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The genesis of an unusual score

Between 1927 and 1928, René Clair directed two films each lasting 52 minutes: Un chapeau de Paille d’Italie and Les Deux Timides. Both were adapted from plays written by Eugène Labiche. Twenty-five years later, in the autumn of 1953, a Drama Festival was held in Normandy where Georges Delerue improvised at the piano during a screening of those same two short films. The improvisations of the future film-musician were seen as recognition of some of his anonymous predecessors in darkened film theatres…

‘’I'd been improvising under the screen on two nights, and then they wanted to record what I was playing… but there were technical problems with the synchronisation and they couldn't re-create what I had been trying to do. It really was an interesting experience… but difficult."

With hindsight, Delerue's contributions to these two films seem invaluable in preparation for a career in music for full-length feature. Georges developed a feeling for precision, and learned to be concise; his music would do more than confine itself to simply illustrating an image with sound.

In the course of the Eighties, certain film composers attracted attention when they wrote new scores for several silent-screen classics that had been restored. Among the remarkable works that resulted, there were notably: the collaboration between Pierre Jansen and Antoine Duhamel in 1985 for Intolerance, the monumental film by D.W. Griffith; and the efforts of British musician Carl Davis in the performance of Abel Gance's Napoléon (1980), which earned him international recognition.

In 1987, the French Cinémathèque and the University of California Los Angeles (UCLA) undertook to exhume the historical drama Casanova, a silent film made partly in Venice and directed by Aleksandr Volkov in 1927. In 1958 the Cinémathèque had obtained rights to the film from Russia's Sacha Kameka and the company Albatros; as for the object itself, originally in black and white, it was a single reel that had been coloured by hand according to the techniques of the period. This was insufficient for restoration work, and so a search began for the negatives and other footage; these, sometimes partly damaged, were finally unearthed in Prague and London.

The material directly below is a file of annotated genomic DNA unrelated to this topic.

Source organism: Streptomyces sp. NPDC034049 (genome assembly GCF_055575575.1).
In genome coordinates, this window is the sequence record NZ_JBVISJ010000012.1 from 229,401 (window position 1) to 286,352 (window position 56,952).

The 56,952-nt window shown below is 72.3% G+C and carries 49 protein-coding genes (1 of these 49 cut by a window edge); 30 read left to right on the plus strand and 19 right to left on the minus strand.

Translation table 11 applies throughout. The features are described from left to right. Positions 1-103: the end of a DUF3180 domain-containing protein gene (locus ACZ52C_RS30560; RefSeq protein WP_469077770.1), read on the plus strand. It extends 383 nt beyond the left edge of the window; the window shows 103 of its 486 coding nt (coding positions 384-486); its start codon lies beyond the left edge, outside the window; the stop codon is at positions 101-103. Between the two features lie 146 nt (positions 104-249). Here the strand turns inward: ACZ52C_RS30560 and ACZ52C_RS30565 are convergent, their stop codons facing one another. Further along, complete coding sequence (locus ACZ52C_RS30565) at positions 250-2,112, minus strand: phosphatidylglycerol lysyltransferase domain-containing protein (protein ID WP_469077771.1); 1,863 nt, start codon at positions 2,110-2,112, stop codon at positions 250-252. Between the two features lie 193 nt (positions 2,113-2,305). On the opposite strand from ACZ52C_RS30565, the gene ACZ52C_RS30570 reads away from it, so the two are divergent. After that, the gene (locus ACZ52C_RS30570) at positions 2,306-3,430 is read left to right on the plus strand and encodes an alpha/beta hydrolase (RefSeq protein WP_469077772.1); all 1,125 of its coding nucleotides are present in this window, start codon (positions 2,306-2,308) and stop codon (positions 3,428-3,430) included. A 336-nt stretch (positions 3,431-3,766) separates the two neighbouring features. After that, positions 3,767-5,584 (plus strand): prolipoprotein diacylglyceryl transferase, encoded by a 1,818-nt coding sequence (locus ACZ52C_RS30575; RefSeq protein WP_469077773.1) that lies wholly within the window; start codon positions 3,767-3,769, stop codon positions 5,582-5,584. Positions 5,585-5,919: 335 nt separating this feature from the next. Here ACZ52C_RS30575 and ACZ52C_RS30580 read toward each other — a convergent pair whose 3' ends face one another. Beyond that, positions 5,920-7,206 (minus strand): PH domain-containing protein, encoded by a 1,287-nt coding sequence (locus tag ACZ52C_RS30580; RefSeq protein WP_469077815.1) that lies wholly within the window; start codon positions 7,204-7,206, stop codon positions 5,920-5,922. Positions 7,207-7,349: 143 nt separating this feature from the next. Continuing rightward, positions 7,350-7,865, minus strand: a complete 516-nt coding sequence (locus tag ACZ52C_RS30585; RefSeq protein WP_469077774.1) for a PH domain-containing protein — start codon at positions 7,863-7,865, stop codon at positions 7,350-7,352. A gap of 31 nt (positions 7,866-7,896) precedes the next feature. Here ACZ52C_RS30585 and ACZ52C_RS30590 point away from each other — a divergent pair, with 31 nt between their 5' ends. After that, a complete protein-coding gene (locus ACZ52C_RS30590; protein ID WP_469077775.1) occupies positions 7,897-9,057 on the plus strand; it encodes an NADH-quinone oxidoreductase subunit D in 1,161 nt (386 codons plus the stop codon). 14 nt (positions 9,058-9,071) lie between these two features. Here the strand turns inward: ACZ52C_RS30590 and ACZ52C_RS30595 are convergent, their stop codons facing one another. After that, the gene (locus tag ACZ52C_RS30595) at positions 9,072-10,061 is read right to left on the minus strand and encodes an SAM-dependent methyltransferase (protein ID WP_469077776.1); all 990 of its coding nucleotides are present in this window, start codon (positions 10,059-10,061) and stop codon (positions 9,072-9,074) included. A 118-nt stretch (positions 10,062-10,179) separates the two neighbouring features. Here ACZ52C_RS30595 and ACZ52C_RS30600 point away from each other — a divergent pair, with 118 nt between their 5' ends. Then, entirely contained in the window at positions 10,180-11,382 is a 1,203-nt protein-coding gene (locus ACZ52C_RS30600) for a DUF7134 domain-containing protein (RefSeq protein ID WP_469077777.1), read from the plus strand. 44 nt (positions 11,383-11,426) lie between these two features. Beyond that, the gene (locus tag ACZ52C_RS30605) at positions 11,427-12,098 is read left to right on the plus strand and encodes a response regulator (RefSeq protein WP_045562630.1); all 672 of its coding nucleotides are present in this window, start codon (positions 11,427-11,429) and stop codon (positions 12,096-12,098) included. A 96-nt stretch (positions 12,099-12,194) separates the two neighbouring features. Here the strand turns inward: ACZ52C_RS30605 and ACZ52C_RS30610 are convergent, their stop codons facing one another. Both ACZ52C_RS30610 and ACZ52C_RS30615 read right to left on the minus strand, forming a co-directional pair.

Restoration work began—it was more like making lace—and Renée Liechtig, a film editor and specialist in restoring silent films, was entrusted with the task, surrounded by a whole team of Cinémathèque technicians. At the same time, it was necessary to sort through a large amount of disorganized material, and this would reveal the existence of several different versions of the film made over the same period in attempts to resolve censorship issues.

A while later, Professor Robert M. Maniquis, a UCLA academic who is also a research associate at the Sorbonne, was able to see a provisory cut of the film at a screening in Paris. He liked it very much and wanted to set up a projection at Berklee College of Music in Boston… but one thing in particular was lacking in the film lasting two hours and fifteen minutes: the music. With support from his university's research group CINEMA 89, Maniquis decided to contact Georges Delerue and ask if he would approve the use of some of his music for the soundtrack of Casanova. Georges was well aware of the difficulties (both technical and legal) that would arise if they pursued the idea of using existing works, but his enthusiasm for the film immediately gave him another idea: to compose a new original score.

I thought this film was wonderful; it was tender, ironic, and it sparkled with intelligence. I knew there was no alternative: I had to write new music from end to end.